Low bacterial diet versus control diet to prevent infection in cancer patient treated with chemotherapy causing episodes of neutropenia (Review)

Department of Paediatric Oncology, Emma Children’s Hospital / Academic Medical Center, Amsterdam, Netherlands.
Cochrane database of systematic reviews (Online) (Impact Factor: 6.03). 09/2012; 9(9):CD006247. DOI: 10.1002/14651858.CD006247.pub2
Source: PubMed


Neutropenia is a potentially serious side effect of chemotherapy and a major risk factor for infections, which can be life-threatening. It has been argued that a low bacterial diet (i.e. food and drinks with low levels of bacteria) can prevent the occurrence of infections and (infection-related) death in cancer patients receiving chemotherapy causing episodes of neutropenia. The review authors identified three randomised studies comparing different diets in 192 children and adults with different types of cancer. Other interventions, such as antimicrobial prophylaxis (i.e. prevention of infections using antimicrobial therapy such as antibiotics) and hygiene practices, and definitions of the different study outcomes also differed between the studies and very limited information on anticancer treatment was given. All studies had methodological problems. Unfortunately, combining the results of the included studies was not possible, but at the moment there is no evidence from individual studies showing that the use of a low bacterial diet prevents infections. Data on survival, time from onset of neutropenia to fever, the duration of empirical (i.e. the start of treatment prior to determination of a definitive diagnosis) antibiotics and antimycotics (i.e. agents that target fungal infections), diet acceptability and quality of life were all evaluated by only one study; for all outcomes no statistically significant differences between the treatment groups was observed. None of the studies evaluated infection-related mortality. It should be noted that 'no evidence of effect', as identified in this review, is not the same as 'evidence of no effect'. The reason that no difference between the different diets was identified could, for example, be the result of the low number of patients included in the studies. Based on the currently available evidence, the review authors were not able to give recommendations for clinical practice. More high-quality research is needed.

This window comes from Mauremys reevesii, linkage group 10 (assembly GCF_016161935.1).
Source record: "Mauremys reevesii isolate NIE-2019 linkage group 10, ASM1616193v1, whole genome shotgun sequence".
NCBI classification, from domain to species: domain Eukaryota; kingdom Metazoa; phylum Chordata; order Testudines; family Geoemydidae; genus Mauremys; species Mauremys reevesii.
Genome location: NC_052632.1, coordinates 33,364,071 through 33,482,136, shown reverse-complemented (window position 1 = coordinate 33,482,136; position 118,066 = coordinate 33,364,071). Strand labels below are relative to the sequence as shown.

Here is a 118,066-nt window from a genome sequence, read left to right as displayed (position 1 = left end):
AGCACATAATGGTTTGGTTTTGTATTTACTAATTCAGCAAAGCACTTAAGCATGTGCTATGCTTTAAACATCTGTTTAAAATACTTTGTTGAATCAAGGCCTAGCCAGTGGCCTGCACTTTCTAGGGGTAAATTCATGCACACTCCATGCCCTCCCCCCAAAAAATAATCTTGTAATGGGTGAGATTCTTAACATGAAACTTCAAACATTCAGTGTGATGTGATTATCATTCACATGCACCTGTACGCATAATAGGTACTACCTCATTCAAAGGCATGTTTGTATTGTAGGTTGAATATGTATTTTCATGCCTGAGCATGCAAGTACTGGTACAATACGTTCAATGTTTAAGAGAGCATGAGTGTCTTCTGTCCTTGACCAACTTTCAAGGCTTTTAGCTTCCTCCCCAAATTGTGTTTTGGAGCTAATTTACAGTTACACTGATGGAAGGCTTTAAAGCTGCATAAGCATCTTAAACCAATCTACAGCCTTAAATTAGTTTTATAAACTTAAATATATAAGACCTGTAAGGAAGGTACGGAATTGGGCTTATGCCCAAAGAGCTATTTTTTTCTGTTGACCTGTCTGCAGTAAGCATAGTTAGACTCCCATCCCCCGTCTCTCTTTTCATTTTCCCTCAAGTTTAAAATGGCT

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Available from: Edith Leclercq, Mar 27, 2015
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